Devil May Cry 5 interview: Capcom on satisfying fans, balancing difficulty and learning from Ninja Theory

By Alex Donaldson, Thursday, 27 September 2018 14:53 GMT

It’s not often a pre-release interview for a game begins with a debate. Usually, it’s just a member of the media peppering a game designer with questions on their latest project, but when I step into my chat with Devil May Cry 5‘s director and producer, a back-and-forth starts immediately. It’s all about the fan base, ultimately – and the brief incident at E3 where a news writer here on VG247 misidentified one of DMC5’s returning heroes, kicking off a wave of incredulity and anger at the mistake.

DMC5 producer Matt Walker stands at least partially in defense of the vitriolic reaction of the fan base. They simply really care, he explains. They’re passionate, and he argues that VG247’s response – to make light of the mistake after correcting it – risked coming over as teasing the fans. “You can’t crap on the fans, man!” he says. “That’s not good for anybody.”

The debate that followed is all a little too ‘inside baseball’ to print here, but it was an interesting couple of minutes where a games critic and a prominent game creator discuss the relationship between creators, the media, and consumers, touching on everything from the need for positive attitudes to the greater still need for balanced reporting and the difficulty of finding the correct approach for reviews.

I bring up that discussion because it’s demonstrative of one of the things that makes Devil May Cry 5 such an exciting project: this is a development team that’s constantly listening that seems acutely aware of its fan base and what’s going on. That’s becoming more common in Japan – just look at how feedback-driven Final Fantasy 15 was – but producer Matt Walker, director Hideaki Itsuno, executive producer Michiteru Okabe and their team seem to have found the right balance: they’re paying constant attention to fans while being steadfast in their own vision and decisions. In this interview we discuss DMC5’s fan base – plus the challenges of creating such a hotly-anticipated sequel. We pick up right after that initial debate…

VG247: Okay, so, here’s the question coming off the back of that… when you’re looking at this game, you’ve got hardcore fans and you’ve got complete newcomers. Especially so, since you’ve had a good few years since the last one, if you regard that as DmC or DMC4. So… for a review, whose opinion are you more interested in reading? A hardcore existing fan or somebody coming in fresh?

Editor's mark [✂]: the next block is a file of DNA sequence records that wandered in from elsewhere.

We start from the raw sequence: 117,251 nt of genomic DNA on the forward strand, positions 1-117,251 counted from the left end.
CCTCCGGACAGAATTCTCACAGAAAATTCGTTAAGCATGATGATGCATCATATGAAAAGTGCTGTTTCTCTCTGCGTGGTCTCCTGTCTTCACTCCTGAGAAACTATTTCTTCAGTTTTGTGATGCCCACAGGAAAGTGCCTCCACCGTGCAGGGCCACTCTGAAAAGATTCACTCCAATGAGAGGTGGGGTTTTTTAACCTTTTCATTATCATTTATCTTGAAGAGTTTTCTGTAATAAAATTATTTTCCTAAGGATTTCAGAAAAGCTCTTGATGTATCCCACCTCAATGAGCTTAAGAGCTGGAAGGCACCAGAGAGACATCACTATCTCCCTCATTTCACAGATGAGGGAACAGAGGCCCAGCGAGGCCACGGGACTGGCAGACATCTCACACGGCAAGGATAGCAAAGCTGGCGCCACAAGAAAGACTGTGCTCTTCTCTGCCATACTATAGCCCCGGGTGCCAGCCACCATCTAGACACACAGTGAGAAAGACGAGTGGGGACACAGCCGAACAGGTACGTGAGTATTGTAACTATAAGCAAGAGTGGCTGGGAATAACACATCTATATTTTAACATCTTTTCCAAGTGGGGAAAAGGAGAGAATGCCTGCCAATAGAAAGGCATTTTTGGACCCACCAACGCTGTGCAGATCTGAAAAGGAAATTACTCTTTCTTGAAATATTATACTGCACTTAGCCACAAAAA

Hideaki Itsuno: That’s a really awesome question – this is going to be a really awesome discussion. In Japan, we do the cross-review, right? The really big publications have four people. The idea there, anyway, is like… here’s a person that knows the series, here’s a person that doesn’t really play these kinds of games, here’s someone that does… so you get a lot of different perspectives.

When we’re talking about metascores and stuff, from my perspective ideally that’d take a similar kind of structure – that you’d take a mix of the opinions of all these kinds of people, be they series veterans or first-time players.

“I think about the opinions of the core players first. If we know that the core fans like it, there’s a hope that other people should be able to enjoy it as well.”

Michiteru Okabe: I think about the opinions of the core players first. They’re the ones who are going to be really into it, they’re the ones who are going to be actively seeking out new information as it’s released, and they’ll be the first to play the game.

So for instance for the demo here – I go and look for the opinions of the core players first to see what they’re thinking, as they’re obviously going to be the ones with the most to say too. They’re going to have very structured opinions on that stuff. My hope is that we’re able to make something where… okay, if we know that the core fans like it, there’s a hope that other people should be able to enjoy it as well.

If you think about cars, say, people that make cars know cars. You wouldn’t want to buy a car from somebody who has never made a car before. …but then again, who knows, maybe that’d lead to something really interesting and new…?!